Ibn 'Arabi[edit]

Muhyiddin Ibn 'Arabī
Arabic: ابن عربي
Spanish: Abenarabi.

Another work by Asín, which became well known to scholars of Islam, addresses the life and the sufi philosophy of Muhyiddin Ibn 'Arabi (1165–1240) of the Iberian city of Murcia. Asín Palacios had already written a number of studies and translations of Ibn 'Arabi, the revered (and controversial) mystic,[125] but his major work was El Islam cristianizado. Estudio del sufismo a través de las obras de Abenarabi de Murcia (Madrid 1931).[126][127][128] Following an introduction that proposes that Sufism emerged from the influence of Christian monasticism on Islam, the book presents three parts: first, a short life of Ibn 'Arabi [31-118]; second, commentaries that approach the complexity of his voluminous writings, his mystical teachings, his place in sufism, and his subsequent influence [119-274]; third, selections translated from seven of Ibn 'Arabi's works, including the Meccan Fotuhat [275-518].[129]

Asín's brief biography describes Ibn 'Arabi's youthful 'conversion' to an inward path and first teachers,[130][131] his adolescent meeting with Averroës,[132] three of his visionary encounters with the 'maestro de verde' [green master] Jádir,[133] and his travels visiting various sufis in al-Maghreb (e.g., Fes, and Túnez).[134] In 1201 Ibn 'Arabi traveled further east across North Africa in pursuit of his spiritual journey, to Meca, Bagdad, Mosul, Cairo, Conia, Medina, Jerusalén, Alepo, and Damasco, where he died and where his tomb now draws pilgrims.[135]

Ibn 'Arabi was prolific teacher, leaving us a vast corpus of written works.[136][137] Asín functioned as a western pioneer in Sufi studies, particularly with respect to the difficult and demanding Ibn 'Arabi, the Shaykh al-Akbar.[138][139][140] Not surprisingly Asín assumes the viewpoint of a spiritually involved Christian academic; he sees in the works of Ibn 'Arabi many similarities with his own religion's mystics and doctrines. Consequently, Asín brings his specific, spiritually-informed consciousness to his discussion of the principles and practices taught by Ibn 'Arabi.[141] According to Prof. Alexander Knysh, Asín was one of the earlier western scholars of Ibn 'Arabi, a motivated European clergyman who was:

"concerned with detecting the underlying affinities between Christian and Islamic theology with a view to advancing an Islamo-Christian dialogue. Such Christian scholars treated Ibn 'Arabi, if not exactly as a crypto-Christian, then at least as a freethinker open to other religious confessions, especially Christianity. However, a scrutiny of Ibn 'Arabi's attitude toward other confessions, reveals little direct indebtedness to, or sympathy for, Christian doctrines."[142]

Asín Palacios begins his second part by discussing the Sufi spiritual journey, its methods and discipline, and its various supporting societies. Here, Asín describes the distinct approaches found or developed by Ibn 'Arabi.[143] For example, Asín mentions the purgative preparation required by Ibn 'Arabi regarding the four deaths, i.e., white, death to hunger; red, dying to passion; black, to endure suffering; green, to enter poverty.[144] While some see adjacent virtues clearly when young, and others take first a hard path of trials and of sorrows ... eventually to meet a challenging paradox and become humbled in the wilderness;[145] yet each soul may mercifully receive a spiritual transformation, to become ultimately possessed by divine love in a felicitous vision of unity.[146][147] Ibn 'Arabi has described several varieties of sacred experience, including one in which, having known an awareness of unity with the Divine, a soul may return to the former daily life, yet nonetheless remaining aware also of the fruit of mystical events, conscious both of the "I and the not I", the commonplace and the transcendent.[148] Here Asín apparently "avoided any analysis of Ibn 'Arabi's metaphysics."[149]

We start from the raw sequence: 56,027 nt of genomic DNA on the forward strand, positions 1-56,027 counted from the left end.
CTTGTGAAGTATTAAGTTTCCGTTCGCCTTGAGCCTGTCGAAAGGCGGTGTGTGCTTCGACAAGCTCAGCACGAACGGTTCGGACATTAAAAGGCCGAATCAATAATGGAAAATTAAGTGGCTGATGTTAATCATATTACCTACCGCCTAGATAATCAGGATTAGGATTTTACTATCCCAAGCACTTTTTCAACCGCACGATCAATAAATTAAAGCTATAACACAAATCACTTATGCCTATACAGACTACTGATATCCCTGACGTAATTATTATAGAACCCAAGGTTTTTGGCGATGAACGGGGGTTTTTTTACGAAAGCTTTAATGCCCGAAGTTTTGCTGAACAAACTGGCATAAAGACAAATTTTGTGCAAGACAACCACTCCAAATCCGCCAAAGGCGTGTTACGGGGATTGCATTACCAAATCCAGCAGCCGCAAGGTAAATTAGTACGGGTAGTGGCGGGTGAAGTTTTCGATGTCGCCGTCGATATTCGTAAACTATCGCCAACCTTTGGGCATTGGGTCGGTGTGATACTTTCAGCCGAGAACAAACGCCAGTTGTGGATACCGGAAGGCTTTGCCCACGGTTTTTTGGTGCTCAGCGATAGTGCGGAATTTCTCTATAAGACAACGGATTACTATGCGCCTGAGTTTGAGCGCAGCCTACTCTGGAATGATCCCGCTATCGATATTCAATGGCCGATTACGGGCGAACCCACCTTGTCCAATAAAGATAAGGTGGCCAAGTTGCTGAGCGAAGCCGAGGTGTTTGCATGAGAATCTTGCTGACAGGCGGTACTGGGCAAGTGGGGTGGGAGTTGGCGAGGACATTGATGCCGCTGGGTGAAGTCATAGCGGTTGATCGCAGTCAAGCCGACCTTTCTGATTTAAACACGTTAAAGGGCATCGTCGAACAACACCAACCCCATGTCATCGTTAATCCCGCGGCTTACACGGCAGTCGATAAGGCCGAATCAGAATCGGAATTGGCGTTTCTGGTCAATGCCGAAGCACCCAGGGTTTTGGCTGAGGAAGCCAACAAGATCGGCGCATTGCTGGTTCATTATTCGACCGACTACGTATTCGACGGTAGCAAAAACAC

In his introduction, Asín observes that while Christian Spain later became deeply influenced by Muslim mysticism, previously the oriental Church had equally influenced early Islam.[150][151] Islam then arrived in the far west, the Maghreb al-Aksa and Andalusia, where Ibn 'Arabi would be born. From the perspective of religious studies, it might be said that Asín Palacios here presents us with a multidimensional, polyphonic text for comparative religion. In his other works on Sufi practice, Asín mentions precursors of Ibn 'Arabi in al-Andalus (i.e., the school of Ibn Masarra), as well as those who drew on his teachings afterwards (for example, the tariqah of the Sadilies [or xadilíes]).[152] Asín refers to the many parallels between al-Ghazali and Ibn 'Arabi,[153] both well-known and still studied teachers.


Blaise Pascal

Among the many articles of Asín Palacios are studies concerning the following subjects:[154][155]

  • Blaise Pascal (1623–1662) and his notion of placing a wager concerning the chances of reward or punishment after death, with respect to similar ideas in Al-Ghazali;
  • Alumbrados, dissident religious groups organized in Spain during the 16th and 17th centuries, similarities compared with the Sadili school (tariqah).
Ramon Lull
  • Ramon Lull (1233–1315), mystic who sought to convert Islam to Christianity, whose ideas Asín discussed in his book on Ibn Masarra, and also with respect to Ibn 'Arabi;
  • Ibn al-Arif (12th century) de Almería, influenced by Ibn Masarra, mentioned by Ibn 'Arabi; arif meaning "contemplation", although his practice was associated with quietist tendencies;